FBI Director James Comey testifies that Russia hacked Republicans, too
Russian hackers infiltrated Republican data sources but didn't leak any of the information they culled, FBI Director James Comey told Congress Tuesday.
"There was evidence of hacking directed at state-level organizations, state-level campaigns and the [Republican National Committee], but old domains of the RNC, meaning old emails they weren't using. None of that was released," Comey told a Senate panel, according to CNN.
He also said there was no sign hackers had targeted current RNC computers or the campaign of President-elect Donald Trump.
Last Friday, federal authorities released a declassified version of a report that directly accused Russian President Vladmir Putin of ordering a campaign to influence the 2016 U.S. presidential election.
Putin specifically intended to bolster Trump and to "undermine public faith in the U.S. democratic process, denigrate Secretary [Hillary] Clinton and harm her electability and potential presidency," the report concluded.
U.S. analysts say much of the damaging material hacked from the Democratic National Committee and the Clinton campaign became public fodder for media reports via Julian Assange's WikiLeaks. Assange has denied playing into the hands of the Russians to destabilize the election and decried Friday's report as "misleading."
At Tuesday's hearing, Comey's stated refusal to declassify findings related to potential interactions between Trump associates and Russian agents rankled both his questioners and political observers at large.
"I think the American people have a right to know this," Oregon Democratic Sen. Ron Wyden told Comey, according to Politico. "And if there is a delay in declassifying this information and releasing it to the American people, and it doesn't happen before Jan. 20, I'm not sure it's going to happen."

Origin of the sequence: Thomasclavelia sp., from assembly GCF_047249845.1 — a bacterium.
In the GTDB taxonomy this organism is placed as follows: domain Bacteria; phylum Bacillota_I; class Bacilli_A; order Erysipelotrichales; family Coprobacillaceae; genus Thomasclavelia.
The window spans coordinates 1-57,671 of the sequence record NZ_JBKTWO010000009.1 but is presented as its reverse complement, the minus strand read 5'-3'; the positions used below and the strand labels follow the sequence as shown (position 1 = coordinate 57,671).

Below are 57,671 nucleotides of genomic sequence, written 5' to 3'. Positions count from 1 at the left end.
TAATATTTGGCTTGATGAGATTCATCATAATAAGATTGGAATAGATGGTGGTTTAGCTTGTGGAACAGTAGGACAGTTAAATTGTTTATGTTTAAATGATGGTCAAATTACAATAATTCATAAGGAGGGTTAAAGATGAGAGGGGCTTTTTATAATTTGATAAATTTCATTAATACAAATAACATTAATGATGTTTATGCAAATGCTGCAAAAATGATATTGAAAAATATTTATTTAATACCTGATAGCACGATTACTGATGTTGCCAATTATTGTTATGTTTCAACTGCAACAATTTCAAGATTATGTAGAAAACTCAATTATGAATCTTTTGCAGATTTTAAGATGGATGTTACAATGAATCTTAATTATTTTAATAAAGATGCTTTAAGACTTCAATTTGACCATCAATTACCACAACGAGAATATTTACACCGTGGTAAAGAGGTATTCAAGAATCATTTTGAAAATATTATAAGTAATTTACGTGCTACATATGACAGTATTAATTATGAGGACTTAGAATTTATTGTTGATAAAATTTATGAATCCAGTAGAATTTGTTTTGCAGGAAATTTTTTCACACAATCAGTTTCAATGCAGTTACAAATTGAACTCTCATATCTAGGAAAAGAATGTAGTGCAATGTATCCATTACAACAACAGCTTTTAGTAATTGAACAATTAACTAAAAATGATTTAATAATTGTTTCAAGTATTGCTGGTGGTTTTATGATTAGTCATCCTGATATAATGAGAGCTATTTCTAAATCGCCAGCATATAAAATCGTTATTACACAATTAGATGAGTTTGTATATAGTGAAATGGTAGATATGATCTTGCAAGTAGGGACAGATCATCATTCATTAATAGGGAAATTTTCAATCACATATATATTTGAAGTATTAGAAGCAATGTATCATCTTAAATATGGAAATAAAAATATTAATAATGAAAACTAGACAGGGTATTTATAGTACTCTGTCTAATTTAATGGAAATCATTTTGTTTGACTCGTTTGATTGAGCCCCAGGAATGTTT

Comey became a bugbear to both Clinton loyalists — and even some within his own department — for his handling of the investigation into the breaching of a private server the Democratic presidential nominee maintained in her home while head of the State Department.
He said while Clinton had been "careless" with sensitive material routed through the server and a private, nongovernmental email account, he would not recommend her prosecution.
Still, his eleventh-hour resurrection of the investigation shortly before Election Day enraged Clinton supporters: Critics said his public statements on reopening the case damaged her image with the public, even though he reiterated Clinton would not face charges just days before voters went to the polls. Clinton herself suggested Comey's timing deeply hurt her chances at the presidency.
On Tuesday, Comey's insistence that he was doing his job unconstrained by politics and wouldn't discuss any pending investigation raised eyebrows on the Senate panel:
During testimony, Reuters reported, Director of National Intelligence James Clapper said the "U.S. intelligence community's report concluding that Russia orchestrated hacks during the 2016 presidential campaign was based on a mix of human sources, collection of technical data and open-source information."
Shortly before the Friday release of the report, Trump, who has repeatedly flattered Putin on social media and expressed skepticism about intelligence leaders' assertion that Russians sought to meddle in the presidential contest, emerged from a long-awaited intelligence briefing.
In a statement, he insisted foreign cyberattacks had no effect on the outcome of his general election showdown with Clinton. Still, he pledged to organize a task force to generate ways to guard against such espionage in the future.